The article below is a top story from this week's ACTION newsletter—Care Providers of Minnesota's weekly newsletter for members. The newsletter focuses on current legislative issues, regulations, long-term care trends, and other Association news. Each Thursday evening, it is delivered to your inbox. To sign up for ACTION, contact Lisa Foss Olson (952-851-2483). To learn more about membership, visit our Become a Member page.
2019 Novel Coronavirus Illness outbreak
By Doug Beardsley | February 14, 2020 | All providers
Care Providers of Minnesota has been participating on weekly update calls with the Minnesota Department of Health (MDH) and Minnesota Hospital Association on the 2019 Novel Coronavirus Illness (2019-nCoV) outbreak for the past few weeks out of an abundance of caution for our members. While there is clearly minimal risk of exposure at this point in time, we want to be sure you have the most up-to-date information that has been verified knowing there are lots of rumors flying around about this particular virus. It is a rapidly moving situation, so we encourage members to use the links below where agencies have been keeping the information as current as possible.
and the Centers for Disease Control & Prevention (CDC
) have been monitoring this outbreak closely. The CDC website includes the latest travel advisories and precautions advice for healthcare workers, as well as action steps to take if there are any symptoms presenting themselves.
On February 7, 2020, the Centers for Medicare and Medicaid Services (CMS) issued CMS QSO 20-09-ALL
to all state survey agencies, including MDH. The memo, focusing on 2019-nCoV, highlighting the need for nursing facility staff and surveyors to comply with basic infection control procedures, particularly proper handwashing protocols. In addition, CMS is advising surveyors to review the use and availability of appropriate personal protective equipment (PPE) at facilities during a survey, including gloves, gowns, respirators (N-95), and eye protection.
On February 10, 2020, the American Health Care Association (AHCA) issued an update on the coronavirus to their State Affiliate Network: “Coronavirus—Protecting Staff, Residents, and the Community—What you need to know!
” The communication highlights the importance of facilities staying alert for individuals who have traveled to China AND
have symptoms (fever, cough, difficulty breathing/shortness of breath), as well as reporting such individuals to their local or state health department. While the vast majority of Americans have a low risk of exposure to the virus, long-term and post-acute care facilities should act now to help reduce the potential for spread, which will also help with influenza and other circulating viruses that can impact residents and clients.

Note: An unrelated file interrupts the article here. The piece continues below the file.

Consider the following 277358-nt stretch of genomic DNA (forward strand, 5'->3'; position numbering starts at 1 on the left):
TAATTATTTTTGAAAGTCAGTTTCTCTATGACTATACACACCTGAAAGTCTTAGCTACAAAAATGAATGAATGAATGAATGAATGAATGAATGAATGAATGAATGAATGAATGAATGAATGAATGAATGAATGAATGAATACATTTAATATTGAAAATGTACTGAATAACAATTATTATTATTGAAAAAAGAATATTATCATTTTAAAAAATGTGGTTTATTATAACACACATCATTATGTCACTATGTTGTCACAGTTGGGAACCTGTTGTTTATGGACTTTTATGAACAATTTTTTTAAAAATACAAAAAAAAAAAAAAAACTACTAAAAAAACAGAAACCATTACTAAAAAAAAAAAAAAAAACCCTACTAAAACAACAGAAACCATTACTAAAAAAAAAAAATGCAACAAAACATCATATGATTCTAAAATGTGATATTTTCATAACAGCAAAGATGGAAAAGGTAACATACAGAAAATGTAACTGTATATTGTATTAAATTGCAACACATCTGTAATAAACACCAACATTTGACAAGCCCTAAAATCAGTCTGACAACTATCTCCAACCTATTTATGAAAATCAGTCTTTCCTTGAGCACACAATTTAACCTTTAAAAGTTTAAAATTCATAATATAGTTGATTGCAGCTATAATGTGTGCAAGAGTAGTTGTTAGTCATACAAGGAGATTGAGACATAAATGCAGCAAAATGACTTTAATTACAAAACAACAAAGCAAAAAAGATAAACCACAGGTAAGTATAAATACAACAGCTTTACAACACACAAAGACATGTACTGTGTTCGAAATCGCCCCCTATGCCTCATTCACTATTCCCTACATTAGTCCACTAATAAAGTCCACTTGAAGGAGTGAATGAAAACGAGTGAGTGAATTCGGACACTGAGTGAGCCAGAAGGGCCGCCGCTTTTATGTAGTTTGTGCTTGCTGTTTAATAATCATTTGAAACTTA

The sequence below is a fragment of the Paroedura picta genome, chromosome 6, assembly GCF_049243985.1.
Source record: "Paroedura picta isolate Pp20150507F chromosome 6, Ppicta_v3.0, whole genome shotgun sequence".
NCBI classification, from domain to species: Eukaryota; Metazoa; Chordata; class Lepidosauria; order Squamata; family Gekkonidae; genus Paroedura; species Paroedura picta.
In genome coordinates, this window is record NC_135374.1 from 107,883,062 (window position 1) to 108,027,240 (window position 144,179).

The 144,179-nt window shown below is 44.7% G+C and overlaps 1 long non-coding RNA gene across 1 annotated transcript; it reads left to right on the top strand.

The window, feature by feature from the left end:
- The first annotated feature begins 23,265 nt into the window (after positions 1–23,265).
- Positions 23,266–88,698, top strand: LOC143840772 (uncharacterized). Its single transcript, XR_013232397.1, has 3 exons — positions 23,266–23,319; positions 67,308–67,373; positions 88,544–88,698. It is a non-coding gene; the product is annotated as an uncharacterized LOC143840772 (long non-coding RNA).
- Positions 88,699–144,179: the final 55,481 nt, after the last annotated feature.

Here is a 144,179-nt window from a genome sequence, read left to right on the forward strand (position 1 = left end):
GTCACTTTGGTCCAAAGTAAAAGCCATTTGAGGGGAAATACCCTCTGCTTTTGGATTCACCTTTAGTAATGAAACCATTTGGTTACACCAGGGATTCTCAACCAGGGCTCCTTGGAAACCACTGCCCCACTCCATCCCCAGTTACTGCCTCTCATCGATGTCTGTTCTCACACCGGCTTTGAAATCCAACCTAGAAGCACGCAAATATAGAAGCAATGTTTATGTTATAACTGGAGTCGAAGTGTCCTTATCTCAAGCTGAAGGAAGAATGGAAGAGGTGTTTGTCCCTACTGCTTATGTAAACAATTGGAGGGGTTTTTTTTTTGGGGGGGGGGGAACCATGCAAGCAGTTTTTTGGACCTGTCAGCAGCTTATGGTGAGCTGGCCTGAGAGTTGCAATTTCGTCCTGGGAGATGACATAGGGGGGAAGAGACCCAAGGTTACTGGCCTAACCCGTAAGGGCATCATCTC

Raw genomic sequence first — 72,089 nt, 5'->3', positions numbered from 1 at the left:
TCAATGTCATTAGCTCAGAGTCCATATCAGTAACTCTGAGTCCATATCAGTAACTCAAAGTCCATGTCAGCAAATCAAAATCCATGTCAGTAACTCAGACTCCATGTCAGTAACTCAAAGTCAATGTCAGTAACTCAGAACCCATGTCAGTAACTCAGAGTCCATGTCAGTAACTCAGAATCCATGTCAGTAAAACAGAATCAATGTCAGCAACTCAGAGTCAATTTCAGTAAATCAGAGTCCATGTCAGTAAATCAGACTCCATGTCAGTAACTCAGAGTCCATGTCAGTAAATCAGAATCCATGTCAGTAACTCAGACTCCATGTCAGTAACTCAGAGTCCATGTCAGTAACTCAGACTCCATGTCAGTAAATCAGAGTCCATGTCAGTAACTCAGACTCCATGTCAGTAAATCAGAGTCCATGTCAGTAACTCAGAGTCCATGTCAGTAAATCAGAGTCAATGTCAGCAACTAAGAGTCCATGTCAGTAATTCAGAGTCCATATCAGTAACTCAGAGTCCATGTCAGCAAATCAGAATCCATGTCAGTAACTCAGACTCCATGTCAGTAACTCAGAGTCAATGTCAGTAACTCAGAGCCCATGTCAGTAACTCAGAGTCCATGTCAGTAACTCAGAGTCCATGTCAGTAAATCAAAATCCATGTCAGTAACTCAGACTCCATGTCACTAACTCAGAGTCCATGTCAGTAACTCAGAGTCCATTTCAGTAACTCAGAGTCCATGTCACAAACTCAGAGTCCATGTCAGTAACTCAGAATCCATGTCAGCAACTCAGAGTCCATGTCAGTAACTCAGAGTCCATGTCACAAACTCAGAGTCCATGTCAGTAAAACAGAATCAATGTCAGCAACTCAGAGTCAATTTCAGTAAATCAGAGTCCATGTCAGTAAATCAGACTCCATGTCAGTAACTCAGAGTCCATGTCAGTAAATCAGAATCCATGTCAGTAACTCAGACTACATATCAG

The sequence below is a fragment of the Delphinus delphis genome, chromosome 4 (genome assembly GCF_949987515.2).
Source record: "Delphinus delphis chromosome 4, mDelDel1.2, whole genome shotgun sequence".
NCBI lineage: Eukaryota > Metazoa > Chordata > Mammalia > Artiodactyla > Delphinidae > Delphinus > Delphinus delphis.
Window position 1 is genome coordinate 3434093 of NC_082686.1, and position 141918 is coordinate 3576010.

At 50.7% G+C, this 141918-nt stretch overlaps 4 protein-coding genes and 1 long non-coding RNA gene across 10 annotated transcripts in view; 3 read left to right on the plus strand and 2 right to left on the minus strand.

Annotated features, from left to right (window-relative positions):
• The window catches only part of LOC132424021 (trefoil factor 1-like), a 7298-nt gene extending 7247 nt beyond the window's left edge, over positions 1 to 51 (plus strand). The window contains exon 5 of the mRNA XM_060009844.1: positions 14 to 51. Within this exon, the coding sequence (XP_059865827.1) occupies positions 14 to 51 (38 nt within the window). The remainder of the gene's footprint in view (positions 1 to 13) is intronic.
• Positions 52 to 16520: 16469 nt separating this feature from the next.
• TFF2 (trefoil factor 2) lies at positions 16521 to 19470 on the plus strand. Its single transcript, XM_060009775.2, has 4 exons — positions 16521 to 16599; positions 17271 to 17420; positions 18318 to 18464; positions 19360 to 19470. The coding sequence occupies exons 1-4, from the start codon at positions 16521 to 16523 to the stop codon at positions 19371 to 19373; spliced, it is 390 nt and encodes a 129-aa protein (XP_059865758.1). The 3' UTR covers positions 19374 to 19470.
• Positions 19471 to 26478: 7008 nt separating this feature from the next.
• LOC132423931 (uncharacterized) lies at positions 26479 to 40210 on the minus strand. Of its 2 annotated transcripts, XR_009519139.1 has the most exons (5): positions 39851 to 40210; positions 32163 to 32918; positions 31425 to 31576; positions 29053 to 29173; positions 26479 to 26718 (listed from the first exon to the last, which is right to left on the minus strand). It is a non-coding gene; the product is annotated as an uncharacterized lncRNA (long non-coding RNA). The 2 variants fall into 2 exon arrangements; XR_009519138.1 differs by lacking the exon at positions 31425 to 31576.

Currently there is no vaccine to prevent Coronavirus infection. The CDC is currently recommending Standard, Contact, and Airborne Precautions, including the use of eye protection when providing care for patients with confirmed or suspected 2019-nCoV. Review CDC’s interim infection prevention and control guidelines for 2019-nCoV
. Everyday actions can prevent the spread of respiratory viruses
, including proper hand hygiene practices and/or the use of alcohol-based hand sanitizers with at least 60% alcohol, avoid touching the face, avoid close contact with people who are sick and stay home when you are sick, cover your mouth and nose when you cough or sneeze, and clean and disinfect frequently touched objects and surfaces. In addition, facilities should consider educating families and visitors on signs and symptoms of respiratory illness and encourage them to visit with loved ones through alternative means when they are ill, such as telephone, Skype, or wearing a mask during visits.
Facilities should ensure that they have a properly trained infection preventionist who can take the lead on facility risk assessment for this and other infections. Through the Infection Prevention Control Officer (IPCO) training course
, individuals will be specially trained to effectively implement and manage an infection prevention and control program in their nursing center or assisted living community. It addresses both clinical and organizational systems, processes and cultural aspects of infection prevention and control which are fundamental to effectively leading and administering a center’s infection prevention and control program.
Doug Beardsley | Vice President of Member Services | email@example.com | 952-851-2489